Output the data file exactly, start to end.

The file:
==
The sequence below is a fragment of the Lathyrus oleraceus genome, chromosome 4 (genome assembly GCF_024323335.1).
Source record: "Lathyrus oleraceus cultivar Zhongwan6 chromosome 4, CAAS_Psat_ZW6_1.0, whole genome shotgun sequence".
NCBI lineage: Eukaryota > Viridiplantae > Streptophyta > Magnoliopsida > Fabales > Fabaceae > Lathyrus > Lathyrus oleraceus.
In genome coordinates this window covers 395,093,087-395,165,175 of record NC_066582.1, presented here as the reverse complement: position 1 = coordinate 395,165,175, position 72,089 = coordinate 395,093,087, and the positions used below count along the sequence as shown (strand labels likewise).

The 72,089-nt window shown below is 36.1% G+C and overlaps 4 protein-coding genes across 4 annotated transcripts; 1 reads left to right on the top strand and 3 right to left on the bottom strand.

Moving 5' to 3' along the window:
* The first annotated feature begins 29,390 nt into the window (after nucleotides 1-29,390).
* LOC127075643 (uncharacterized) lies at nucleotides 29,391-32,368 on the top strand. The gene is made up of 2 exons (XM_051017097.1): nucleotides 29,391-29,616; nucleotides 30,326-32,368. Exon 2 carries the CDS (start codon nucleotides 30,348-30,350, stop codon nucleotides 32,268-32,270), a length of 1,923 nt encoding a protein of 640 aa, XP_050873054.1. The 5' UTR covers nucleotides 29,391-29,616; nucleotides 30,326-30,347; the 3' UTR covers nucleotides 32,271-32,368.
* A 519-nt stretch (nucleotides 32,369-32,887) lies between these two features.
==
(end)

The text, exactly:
The sequence below is a fragment of the Lathyrus oleraceus genome, chromosome 4 (genome assembly GCF_024323335.1).
Source record: "Lathyrus oleraceus cultivar Zhongwan6 chromosome 4, CAAS_Psat_ZW6_1.0, whole genome shotgun sequence".
NCBI lineage: Eukaryota > Viridiplantae > Streptophyta > Magnoliopsida > Fabales > Fabaceae > Lathyrus > Lathyrus oleraceus.
In genome coordinates this window covers 395,093,087-395,165,175 of record NC_066582.1, presented here as the reverse complement: position 1 = coordinate 395,165,175, position 72,089 = coordinate 395,093,087, and the positions used below count along the sequence as shown (strand labels likewise).

The 72,089-nt window shown below is 36.1% G+C and overlaps 4 protein-coding genes across 4 annotated transcripts; 1 reads left to right on the top strand and 3 right to left on the bottom strand.

Moving 5' to 3' along the window:
* The first annotated feature begins 29,390 nt into the window (after nucleotides 1-29,390).
* LOC127075643 (uncharacterized) lies at nucleotides 29,391-32,368 on the top strand. The gene is made up of 2 exons (XM_051017097.1): nucleotides 29,391-29,616; nucleotides 30,326-32,368. Exon 2 carries the CDS (start codon nucleotides 30,348-30,350, stop codon nucleotides 32,268-32,270), a length of 1,923 nt encoding a protein of 640 aa, XP_050873054.1. The 5' UTR covers nucleotides 29,391-29,616; nucleotides 30,326-30,347; the 3' UTR covers nucleotides 32,271-32,368.
* A 519-nt stretch (nucleotides 32,369-32,887) lies between these two features.